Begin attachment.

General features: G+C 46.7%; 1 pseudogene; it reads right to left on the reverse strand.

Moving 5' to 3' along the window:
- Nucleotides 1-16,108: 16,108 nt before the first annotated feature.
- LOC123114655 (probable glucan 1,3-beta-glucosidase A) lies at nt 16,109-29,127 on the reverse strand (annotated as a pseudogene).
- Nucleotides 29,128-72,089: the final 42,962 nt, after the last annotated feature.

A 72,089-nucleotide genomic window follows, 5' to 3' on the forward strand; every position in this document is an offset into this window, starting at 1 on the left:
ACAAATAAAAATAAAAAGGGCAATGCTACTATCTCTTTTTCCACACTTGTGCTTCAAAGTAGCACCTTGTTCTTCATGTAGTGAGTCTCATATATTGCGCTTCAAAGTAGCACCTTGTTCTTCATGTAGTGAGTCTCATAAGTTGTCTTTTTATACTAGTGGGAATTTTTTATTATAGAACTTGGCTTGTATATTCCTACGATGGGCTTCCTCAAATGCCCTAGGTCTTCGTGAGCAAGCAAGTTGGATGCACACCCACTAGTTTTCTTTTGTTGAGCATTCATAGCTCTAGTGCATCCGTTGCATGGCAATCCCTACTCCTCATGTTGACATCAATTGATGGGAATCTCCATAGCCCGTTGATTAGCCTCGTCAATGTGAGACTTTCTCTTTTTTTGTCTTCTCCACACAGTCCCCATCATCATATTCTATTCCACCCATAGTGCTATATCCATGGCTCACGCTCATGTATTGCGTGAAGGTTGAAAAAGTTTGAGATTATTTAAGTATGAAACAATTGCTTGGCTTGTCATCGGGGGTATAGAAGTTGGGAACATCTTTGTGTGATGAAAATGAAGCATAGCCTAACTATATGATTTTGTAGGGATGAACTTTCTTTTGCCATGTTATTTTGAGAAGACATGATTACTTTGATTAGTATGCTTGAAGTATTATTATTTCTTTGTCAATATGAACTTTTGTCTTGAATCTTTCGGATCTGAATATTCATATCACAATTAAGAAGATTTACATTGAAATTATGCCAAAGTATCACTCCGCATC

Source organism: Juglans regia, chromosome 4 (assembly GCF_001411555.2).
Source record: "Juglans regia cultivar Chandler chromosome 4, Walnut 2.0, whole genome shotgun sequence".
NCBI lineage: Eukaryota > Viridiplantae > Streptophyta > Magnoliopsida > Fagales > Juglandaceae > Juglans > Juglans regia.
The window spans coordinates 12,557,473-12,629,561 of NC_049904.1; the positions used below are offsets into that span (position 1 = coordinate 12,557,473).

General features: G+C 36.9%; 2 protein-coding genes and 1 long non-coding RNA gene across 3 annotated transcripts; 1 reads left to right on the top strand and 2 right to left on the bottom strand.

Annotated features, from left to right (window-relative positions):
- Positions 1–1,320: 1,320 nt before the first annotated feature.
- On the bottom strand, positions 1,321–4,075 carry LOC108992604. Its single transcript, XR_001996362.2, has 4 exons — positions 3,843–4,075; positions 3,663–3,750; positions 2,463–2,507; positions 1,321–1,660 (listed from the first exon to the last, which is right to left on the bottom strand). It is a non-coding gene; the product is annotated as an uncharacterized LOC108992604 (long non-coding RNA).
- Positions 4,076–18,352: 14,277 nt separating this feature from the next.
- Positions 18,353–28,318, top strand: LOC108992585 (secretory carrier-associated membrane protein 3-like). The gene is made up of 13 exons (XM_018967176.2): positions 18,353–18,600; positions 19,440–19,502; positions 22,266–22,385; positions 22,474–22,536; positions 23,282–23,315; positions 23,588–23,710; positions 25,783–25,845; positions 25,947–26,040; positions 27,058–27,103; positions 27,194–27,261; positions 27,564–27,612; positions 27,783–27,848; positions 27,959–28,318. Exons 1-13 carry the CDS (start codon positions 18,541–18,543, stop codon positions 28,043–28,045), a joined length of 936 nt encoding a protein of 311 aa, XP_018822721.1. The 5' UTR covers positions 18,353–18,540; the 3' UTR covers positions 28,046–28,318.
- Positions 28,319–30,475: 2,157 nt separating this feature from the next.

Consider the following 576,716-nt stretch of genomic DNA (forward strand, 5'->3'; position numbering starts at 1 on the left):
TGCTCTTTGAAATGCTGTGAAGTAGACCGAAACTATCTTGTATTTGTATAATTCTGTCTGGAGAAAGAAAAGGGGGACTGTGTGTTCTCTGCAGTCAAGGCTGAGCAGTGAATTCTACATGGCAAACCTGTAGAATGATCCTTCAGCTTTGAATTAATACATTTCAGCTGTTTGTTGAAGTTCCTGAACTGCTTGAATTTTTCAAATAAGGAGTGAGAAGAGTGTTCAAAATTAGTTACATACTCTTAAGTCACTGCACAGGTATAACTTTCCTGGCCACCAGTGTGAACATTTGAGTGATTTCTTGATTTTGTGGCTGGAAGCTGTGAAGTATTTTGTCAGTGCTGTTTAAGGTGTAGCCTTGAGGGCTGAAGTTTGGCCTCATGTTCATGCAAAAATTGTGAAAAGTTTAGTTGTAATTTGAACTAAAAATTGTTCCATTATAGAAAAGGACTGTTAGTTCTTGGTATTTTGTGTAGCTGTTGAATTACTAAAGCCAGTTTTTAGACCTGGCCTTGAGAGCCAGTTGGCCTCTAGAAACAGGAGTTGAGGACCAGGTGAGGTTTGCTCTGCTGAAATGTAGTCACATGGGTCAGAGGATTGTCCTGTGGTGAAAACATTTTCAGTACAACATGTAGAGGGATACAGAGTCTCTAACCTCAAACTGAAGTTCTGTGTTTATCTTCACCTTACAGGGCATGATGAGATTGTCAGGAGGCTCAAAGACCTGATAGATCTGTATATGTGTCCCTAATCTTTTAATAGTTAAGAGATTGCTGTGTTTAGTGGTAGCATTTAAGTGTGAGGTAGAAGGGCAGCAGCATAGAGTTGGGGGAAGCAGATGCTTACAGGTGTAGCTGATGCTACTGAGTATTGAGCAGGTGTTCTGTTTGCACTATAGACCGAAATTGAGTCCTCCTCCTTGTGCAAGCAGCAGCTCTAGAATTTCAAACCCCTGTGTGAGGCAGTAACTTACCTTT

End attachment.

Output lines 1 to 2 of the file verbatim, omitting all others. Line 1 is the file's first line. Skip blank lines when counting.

General features: G+C 46.7%; 1 pseudogene; it reads right to left on the reverse strand.

Moving 5' to 3' along the window: